There's been some lightness between now and the present. I love her Rosalind Russell tribute in the Coen Brothers' "The Hudsucker Proxy," but that wound up being a dress rehearsal for her dour take on Dorothy Parker in Alan Parker's "Mrs. Parker and the Vicious Circle." If Leigh's having fun, there's a downer payoff coming down the pike. It's hardly surprising a miserablist like Charlie Kaufman hooked up with her for two deeply depressing films ("Synecdoche, New York" and "Anomalisa").

The Career Part II

It's also not shocking, sadly, that the Academy of Motion Picture Arts and Sciences didn't get around to nominating her for an Oscar until Quentin Tarantino's 2015 thriller "The Hateful Eight." As condemned woman Daisy Domergue, Jennifer Jason Leigh is a snarling, tooth-spitting force of misanthropic nature. The more violence that's visited on Daisy (and her already rough visage gets pulverized into hamburger by the film's conclusion), the more vicious she becomes. Daisy is the defiant, spiritual entanglement of every character she's ever played. She's been wronged in so many despicable ways that her only recourse is to return the pain tenfold. "Crazy" Daisy has a right to be hostile, and these men deserve to die.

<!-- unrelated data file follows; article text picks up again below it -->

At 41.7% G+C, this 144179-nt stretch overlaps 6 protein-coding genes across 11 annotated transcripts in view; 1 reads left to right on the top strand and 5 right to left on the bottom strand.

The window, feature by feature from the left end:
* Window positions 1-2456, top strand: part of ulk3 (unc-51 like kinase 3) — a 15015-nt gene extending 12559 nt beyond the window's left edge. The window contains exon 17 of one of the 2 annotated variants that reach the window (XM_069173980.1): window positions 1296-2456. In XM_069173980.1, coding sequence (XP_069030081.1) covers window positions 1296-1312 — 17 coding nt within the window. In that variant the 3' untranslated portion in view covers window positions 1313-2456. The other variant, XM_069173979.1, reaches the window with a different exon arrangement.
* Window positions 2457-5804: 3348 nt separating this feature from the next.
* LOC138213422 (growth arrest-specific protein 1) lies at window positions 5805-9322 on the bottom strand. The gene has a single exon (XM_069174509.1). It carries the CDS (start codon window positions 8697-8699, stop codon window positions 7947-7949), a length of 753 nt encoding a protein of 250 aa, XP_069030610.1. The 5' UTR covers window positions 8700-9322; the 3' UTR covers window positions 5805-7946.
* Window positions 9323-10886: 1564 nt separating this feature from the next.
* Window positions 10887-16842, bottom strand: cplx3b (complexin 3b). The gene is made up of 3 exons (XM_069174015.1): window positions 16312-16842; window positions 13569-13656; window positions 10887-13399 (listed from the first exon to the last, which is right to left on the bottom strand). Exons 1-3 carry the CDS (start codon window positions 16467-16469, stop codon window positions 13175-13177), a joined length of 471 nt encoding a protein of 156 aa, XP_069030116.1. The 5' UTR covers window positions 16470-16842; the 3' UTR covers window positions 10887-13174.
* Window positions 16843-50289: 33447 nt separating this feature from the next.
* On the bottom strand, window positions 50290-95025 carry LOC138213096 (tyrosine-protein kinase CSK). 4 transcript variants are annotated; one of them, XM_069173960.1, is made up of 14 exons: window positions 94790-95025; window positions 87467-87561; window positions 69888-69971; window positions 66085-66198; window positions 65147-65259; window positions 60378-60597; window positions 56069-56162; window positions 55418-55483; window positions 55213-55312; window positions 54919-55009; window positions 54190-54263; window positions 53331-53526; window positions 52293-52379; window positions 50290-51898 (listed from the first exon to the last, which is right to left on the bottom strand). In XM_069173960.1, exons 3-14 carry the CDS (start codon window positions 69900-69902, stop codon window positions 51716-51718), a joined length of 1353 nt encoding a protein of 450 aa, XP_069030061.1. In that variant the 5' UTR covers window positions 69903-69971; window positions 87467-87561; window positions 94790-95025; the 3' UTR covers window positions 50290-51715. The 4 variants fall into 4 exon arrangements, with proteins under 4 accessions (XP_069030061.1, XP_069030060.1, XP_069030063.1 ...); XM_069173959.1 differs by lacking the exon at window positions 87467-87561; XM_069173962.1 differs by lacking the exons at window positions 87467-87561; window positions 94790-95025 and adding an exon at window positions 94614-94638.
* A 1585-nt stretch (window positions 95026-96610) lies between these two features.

Leigh has turned in superb supporting performances in high-wire cinematic acts like the Safdie's "Good Time" and Alex Garland's "Annihilation," but, like many of her contemporaries, she's found greater challenges on television. She was splendid as a hitwoman opposite Tim Roth in David Lynch's "Twin Peaks: The Return," and formed a refreshingly funny husband-wife duo with Michael Rappaport on Robia Rashid's "Atypical." She's been cast as a lead in the fifth season of "Fargo," and there's every reason to believe she'll dazzle in that deliciously macabre universe.